The time is now: March and vote because your life depends on it

BY:Joelle Fishman| June 9, 2020 | Download PDF
The time is now: March and vote because your life depends on it


As has been said, we are at a tipping point moment in our country, and it’s so wonderful to have the strength and analysis of our Party expressed in the report from Joe Sims and the reports that will come from the comrades in the battleground states.

The clock is ticking. We have 150 days until the 2020 election, the election of our lives.

We approach the election from the perspective of the working class and democratic struggles going on and what we are up against as a class to move forward.

The unprecedented multi-racial uprising to end police terror against the Black community and end institutional racism is defining the issues and tactics of this election.

The outpouring of Black, Latino, and white youth demanding an end to white supremacy creates a new political climate for building unity. It likely helped elect Ella Jones as the first African American woman mayor of Ferguson, MO, during the protests.

The uprising of meatpacking workers, health-care workers, retail workers, and warehouse workers forced into unsafe virus conditions; and workers now facing large-scale unemployment, evictions, and lack of food and inequalities exposed in the pandemic are defining the issues and tactics of this election.

Car protests in support of the needs of essential workers have broken through the isolation of quarantine and placed pressure on Congress and state governments, setting the stage for union voter mobilizations now being prepared. And now our initiative for unemployed councils will make its contribution to organizing people facing economic crisis and mobilizing for the elections.

Our tactics are also shaped by the dangers a fascist-minded cabal in the White House and Senate pose to all democratic rights and to life and peace on the planet itself.

The severity of crises is a reflection of advanced capitalism’s failures.  In this “socialist moment” the urgency of changing control of the White House and Congress is the immediate task of the revolutionary process.

History teaches that a broad united front is needed to stop fascism’s horrors. It will take a massive, united voter turnout to shift the balance of forces toward the working class in this election.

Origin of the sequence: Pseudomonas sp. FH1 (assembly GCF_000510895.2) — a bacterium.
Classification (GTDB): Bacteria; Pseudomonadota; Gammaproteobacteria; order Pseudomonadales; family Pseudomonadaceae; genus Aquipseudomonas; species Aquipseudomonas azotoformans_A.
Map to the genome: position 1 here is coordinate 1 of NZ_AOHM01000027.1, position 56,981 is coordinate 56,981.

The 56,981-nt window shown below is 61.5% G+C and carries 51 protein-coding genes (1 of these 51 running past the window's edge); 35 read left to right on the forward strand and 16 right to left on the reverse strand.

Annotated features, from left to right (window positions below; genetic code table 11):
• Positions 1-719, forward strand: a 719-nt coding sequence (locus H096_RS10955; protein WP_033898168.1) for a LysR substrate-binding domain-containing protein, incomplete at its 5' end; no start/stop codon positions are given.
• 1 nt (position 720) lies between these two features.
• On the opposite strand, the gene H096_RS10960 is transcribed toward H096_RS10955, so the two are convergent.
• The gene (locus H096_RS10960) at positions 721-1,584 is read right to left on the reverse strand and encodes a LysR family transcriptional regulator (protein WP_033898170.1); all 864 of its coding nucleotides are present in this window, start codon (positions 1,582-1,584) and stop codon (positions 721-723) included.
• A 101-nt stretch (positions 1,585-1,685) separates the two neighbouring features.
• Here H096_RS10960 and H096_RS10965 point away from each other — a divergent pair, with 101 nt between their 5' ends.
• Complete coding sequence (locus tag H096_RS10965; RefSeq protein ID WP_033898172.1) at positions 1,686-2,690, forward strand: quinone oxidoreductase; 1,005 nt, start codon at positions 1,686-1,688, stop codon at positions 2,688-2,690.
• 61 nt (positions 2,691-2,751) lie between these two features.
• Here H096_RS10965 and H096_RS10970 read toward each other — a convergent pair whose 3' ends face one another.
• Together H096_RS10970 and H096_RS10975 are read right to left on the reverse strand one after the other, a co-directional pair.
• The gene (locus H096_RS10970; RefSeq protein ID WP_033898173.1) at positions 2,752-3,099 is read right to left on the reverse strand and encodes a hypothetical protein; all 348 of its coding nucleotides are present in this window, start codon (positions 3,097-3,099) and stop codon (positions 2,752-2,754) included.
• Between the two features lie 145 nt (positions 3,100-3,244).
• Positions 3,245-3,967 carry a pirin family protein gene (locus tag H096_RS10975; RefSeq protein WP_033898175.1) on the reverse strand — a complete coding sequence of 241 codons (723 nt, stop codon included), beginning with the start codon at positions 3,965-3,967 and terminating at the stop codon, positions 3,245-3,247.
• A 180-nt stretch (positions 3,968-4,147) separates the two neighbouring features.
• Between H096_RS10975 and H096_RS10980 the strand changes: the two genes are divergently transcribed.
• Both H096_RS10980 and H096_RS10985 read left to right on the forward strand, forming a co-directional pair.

As Trump falters, he and the Republicans are already investing $20 million to suppress the vote using the courts. They are enlisting 50,000 volunteers to intimidate voters at polling places in the battleground states.  Remember that Trump floated the idea of martial law. Even that can’t be ruled out, although some in the military and some Republicans broke with him over that. Nothing can be taken for granted.

This election is about how to change the White House, the Senate, and local offices to move the balance of forces away from the fascist threat.

This election is not about Joe Biden, and it is not about the Democratic Party.  This election is about how to change the White House, the Senate, and local offices to move the balance of forces away from the fascist threat and to open new possibilities by electing as many diverse candidates with a pro-worker stance as possible. We use the tools that are available to do that.

In these 150 days as we support and participate in the marches and caravans with demands including to defund the police, there are two pieces of legislation that can engage people for the elections.

A resolution in the House to condemn police brutality, racial profiling, and the use of excessive force just introduced by Reps. Ayana Pressley, Ilhan Omhar, Karen Bass, and Barbara Lee who are asking for grassroots support.

The HEROES Act to extend unemployment and other relief, fund states and cities, and fund mail-in voting, which is now stalled at the desk of Mitch McConnell in the Senate. It is an example of how important it is for people’s lives that the majority in the Senate be changed.

The best way to participate in the elections is with organizations of the core forces for social change—labor, African American, Latinx, Asian Pacific, Native American, women, youth, LGBTQ. Many have targeted one or another battleground state.  Many are mobilizing around excellent progressive candidates at the local level who can pull out the vote, change the balance of forces locally, and influence the entire ticket.